It shall be signed in accordance with the rules in section 3-5 of the Accounting Act. The core of the Act entails the obligation to perform due diligence, which consists of mapping possible negative consequences for fundamental human rights and decent labour conditions related to production and supply chains, implementing improvement measures, following up and reporting.

In our work with the Transparency Act and the due diligence process, we utilise Factlines' digital solution and services. Factlines is a Norwegian-owned, independent company that specialises in monitoring ethical, social and environmental requirements in supply chains. Factlines advises, develops and produces services with digital support to obtain efficient and verifiable information directly from suppliers and subcontractors.

We conduct an annual information collection from suppliers in the form of self-reporting for CSR (Corporate Social Responsibility). The questions in the self-reporting cover the requirements of the UN Global Compact, the suppliers' chain insight and follow-up practices, as well as their assessment of the risk associated with breaches of ethical guidelines in the relevant production countries. The data collection provides a basis for analysing whether good practices have been established to comply with the Transparency Act, Section 5 of the Public Procurement Act and the company's own contractual provisions. In 2024, we have sent out the survey to our most important transport companies, in addition to following up with suppliers considered high risk in the 2023 survey.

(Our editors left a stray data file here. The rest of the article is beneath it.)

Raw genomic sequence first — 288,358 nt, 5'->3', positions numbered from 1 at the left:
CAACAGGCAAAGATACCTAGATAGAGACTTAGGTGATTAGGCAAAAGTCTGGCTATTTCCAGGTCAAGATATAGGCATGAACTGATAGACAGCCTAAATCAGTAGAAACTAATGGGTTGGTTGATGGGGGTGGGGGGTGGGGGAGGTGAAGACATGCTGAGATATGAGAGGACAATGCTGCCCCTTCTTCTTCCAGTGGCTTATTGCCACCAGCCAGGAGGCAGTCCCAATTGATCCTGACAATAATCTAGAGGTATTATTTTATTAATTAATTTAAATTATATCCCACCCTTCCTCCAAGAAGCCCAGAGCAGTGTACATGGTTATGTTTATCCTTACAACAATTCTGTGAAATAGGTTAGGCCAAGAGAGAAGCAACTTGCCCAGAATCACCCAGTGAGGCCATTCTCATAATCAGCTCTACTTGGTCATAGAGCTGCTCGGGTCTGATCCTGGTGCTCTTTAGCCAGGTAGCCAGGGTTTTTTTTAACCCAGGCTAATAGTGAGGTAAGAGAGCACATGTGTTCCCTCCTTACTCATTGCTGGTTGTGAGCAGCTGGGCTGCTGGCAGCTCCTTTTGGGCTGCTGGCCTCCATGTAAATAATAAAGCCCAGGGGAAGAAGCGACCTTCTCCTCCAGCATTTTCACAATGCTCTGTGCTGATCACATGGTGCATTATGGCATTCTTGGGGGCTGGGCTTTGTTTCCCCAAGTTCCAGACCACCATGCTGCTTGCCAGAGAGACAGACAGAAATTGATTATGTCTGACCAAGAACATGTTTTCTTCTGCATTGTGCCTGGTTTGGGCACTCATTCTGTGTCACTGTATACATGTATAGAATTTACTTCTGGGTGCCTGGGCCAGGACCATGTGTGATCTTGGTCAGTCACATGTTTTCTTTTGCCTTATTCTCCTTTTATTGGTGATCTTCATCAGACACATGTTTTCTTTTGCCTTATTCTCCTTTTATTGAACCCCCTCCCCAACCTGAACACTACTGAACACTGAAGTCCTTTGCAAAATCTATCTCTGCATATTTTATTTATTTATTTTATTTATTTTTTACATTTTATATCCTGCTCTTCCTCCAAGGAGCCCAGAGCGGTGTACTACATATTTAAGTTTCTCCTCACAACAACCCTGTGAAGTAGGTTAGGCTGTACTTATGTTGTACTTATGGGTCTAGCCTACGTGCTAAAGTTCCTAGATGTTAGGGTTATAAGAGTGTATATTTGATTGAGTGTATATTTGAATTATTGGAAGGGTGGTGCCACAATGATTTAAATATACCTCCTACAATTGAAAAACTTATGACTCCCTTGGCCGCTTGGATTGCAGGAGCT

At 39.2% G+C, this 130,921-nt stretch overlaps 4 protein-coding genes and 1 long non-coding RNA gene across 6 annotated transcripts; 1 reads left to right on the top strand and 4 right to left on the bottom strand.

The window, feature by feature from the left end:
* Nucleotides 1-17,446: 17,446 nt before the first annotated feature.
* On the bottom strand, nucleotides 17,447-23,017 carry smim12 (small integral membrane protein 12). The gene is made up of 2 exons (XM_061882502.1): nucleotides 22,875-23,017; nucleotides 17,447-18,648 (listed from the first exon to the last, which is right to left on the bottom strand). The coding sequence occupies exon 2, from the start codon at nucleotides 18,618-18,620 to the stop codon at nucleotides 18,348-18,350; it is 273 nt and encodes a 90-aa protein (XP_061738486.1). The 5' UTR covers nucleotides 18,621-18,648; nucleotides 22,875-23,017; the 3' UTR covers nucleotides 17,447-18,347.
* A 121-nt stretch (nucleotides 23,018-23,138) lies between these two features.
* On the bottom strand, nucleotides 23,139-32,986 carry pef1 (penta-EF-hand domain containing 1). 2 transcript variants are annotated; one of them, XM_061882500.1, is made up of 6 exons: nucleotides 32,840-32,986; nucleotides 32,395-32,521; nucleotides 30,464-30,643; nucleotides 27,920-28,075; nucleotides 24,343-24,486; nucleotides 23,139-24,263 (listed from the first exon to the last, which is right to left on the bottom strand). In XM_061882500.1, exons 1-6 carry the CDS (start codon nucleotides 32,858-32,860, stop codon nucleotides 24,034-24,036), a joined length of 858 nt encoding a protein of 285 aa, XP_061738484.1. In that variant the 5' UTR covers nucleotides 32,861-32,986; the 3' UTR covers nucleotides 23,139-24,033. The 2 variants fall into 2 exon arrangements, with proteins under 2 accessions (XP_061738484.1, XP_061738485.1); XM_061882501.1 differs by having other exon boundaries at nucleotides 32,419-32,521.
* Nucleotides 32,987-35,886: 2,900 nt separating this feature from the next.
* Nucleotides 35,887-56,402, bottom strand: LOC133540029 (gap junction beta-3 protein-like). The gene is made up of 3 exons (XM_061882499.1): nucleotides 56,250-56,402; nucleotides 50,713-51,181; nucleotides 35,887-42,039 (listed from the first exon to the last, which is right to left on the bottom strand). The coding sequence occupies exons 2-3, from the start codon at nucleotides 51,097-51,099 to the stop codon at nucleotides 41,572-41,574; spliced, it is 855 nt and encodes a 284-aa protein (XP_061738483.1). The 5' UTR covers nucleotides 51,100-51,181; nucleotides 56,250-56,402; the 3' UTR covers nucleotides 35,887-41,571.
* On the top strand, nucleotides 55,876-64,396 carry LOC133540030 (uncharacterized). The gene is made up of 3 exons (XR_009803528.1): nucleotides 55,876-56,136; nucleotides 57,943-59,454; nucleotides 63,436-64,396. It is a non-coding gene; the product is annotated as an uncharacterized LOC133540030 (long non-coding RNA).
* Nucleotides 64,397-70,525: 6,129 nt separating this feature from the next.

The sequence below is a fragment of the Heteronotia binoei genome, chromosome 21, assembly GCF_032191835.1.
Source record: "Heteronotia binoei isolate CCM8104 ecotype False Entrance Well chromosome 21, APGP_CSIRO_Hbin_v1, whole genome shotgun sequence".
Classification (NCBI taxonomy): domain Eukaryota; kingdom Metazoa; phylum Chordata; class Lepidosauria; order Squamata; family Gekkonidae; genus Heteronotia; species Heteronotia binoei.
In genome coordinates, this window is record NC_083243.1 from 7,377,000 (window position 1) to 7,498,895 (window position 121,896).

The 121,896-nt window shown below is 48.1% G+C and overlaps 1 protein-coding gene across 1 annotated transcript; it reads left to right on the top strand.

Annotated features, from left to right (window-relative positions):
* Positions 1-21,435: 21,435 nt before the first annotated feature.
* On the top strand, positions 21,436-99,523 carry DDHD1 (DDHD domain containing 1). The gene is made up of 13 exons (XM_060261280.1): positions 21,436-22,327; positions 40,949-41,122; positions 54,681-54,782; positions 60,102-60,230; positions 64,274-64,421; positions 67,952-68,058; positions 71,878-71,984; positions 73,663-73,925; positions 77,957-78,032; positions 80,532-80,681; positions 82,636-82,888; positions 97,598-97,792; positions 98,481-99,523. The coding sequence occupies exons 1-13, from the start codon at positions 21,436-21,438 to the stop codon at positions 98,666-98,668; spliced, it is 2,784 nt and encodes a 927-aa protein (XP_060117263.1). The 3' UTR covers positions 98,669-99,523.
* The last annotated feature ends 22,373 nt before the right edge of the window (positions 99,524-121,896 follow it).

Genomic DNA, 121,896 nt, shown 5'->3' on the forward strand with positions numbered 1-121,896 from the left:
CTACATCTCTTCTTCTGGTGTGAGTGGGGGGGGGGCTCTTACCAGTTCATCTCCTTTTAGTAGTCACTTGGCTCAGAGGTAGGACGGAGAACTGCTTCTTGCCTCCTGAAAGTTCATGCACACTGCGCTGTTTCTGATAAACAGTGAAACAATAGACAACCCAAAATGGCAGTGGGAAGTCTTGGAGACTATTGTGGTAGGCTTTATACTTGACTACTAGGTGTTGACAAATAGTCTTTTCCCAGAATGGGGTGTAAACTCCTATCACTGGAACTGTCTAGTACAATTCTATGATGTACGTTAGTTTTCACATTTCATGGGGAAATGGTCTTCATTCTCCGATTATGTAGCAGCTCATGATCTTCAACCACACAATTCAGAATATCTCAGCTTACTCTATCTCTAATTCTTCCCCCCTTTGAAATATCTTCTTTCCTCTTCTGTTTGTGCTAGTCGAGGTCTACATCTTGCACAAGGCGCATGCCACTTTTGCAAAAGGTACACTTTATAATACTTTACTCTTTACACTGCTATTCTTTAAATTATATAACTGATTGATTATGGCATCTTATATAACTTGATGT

Read more about Factlines here.